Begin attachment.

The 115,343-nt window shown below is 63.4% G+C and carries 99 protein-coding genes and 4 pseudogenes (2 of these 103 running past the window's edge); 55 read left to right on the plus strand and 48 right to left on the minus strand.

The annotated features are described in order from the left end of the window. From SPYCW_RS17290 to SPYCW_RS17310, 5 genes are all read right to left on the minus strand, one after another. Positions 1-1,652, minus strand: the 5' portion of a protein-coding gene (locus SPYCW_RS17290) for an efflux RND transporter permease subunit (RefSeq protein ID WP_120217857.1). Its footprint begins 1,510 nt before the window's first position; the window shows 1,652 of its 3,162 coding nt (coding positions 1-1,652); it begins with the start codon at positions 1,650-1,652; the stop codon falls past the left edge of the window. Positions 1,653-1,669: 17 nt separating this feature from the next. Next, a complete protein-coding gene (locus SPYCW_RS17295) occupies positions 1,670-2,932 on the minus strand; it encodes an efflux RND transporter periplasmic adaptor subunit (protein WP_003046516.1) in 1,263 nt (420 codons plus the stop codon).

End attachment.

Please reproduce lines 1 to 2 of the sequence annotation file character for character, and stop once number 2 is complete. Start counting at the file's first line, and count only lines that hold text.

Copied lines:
The 115,343-nt window shown below is 63.4% G+C and carries 99 protein-coding genes and 4 pseudogenes (2 of these 103 running past the window's edge); 55 read left to right on the plus strand and 48 right to left on the minus strand.

The annotated features are described in order from the left end of the window. From SPYCW_RS17290 to SPYCW_RS17310, 5 genes are all read right to left on the minus strand, one after another. Positions 1-1,652, minus strand: the 5' portion of a protein-coding gene (locus SPYCW_RS17290) for an efflux RND transporter permease subunit (RefSeq protein ID WP_120217857.1). Its footprint begins 1,510 nt before the window's first position; the window shows 1,652 of its 3,162 coding nt (coding positions 1-1,652); it begins with the start codon at positions 1,650-1,652; the stop codon falls past the left edge of the window. Positions 1,653-1,669: 17 nt separating this feature from the next. Next, a complete protein-coding gene (locus SPYCW_RS17295) occupies positions 1,670-2,932 on the minus strand; it encodes an efflux RND transporter periplasmic adaptor subunit (protein WP_003046516.1) in 1,263 nt (420 codons plus the stop codon).